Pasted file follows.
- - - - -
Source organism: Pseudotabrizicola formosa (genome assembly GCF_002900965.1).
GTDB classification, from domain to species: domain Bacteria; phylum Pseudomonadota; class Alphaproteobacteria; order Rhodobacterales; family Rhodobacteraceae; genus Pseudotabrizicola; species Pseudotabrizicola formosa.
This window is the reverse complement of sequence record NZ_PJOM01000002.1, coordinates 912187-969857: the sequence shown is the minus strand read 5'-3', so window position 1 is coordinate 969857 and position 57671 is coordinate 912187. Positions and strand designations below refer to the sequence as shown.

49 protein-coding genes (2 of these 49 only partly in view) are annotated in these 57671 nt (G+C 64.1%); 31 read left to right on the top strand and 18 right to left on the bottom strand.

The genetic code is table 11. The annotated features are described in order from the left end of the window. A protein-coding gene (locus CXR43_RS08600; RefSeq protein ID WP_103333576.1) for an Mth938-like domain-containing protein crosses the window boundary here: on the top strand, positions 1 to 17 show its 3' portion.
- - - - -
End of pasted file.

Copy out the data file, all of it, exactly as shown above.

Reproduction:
Source organism: Pseudotabrizicola formosa (genome assembly GCF_002900965.1).
GTDB classification, from domain to species: domain Bacteria; phylum Pseudomonadota; class Alphaproteobacteria; order Rhodobacterales; family Rhodobacteraceae; genus Pseudotabrizicola; species Pseudotabrizicola formosa.
This window is the reverse complement of sequence record NZ_PJOM01000002.1, coordinates 912187-969857: the sequence shown is the minus strand read 5'-3', so window position 1 is coordinate 969857 and position 57671 is coordinate 912187. Positions and strand designations below refer to the sequence as shown.

49 protein-coding genes (2 of these 49 only partly in view) are annotated in these 57671 nt (G+C 64.1%); 31 read left to right on the top strand and 18 right to left on the bottom strand.

The genetic code is table 11. The annotated features are described in order from the left end of the window. A protein-coding gene (locus CXR43_RS08600; RefSeq protein ID WP_103333576.1) for an Mth938-like domain-containing protein crosses the window boundary here: on the top strand, positions 1 to 17 show its 3' portion.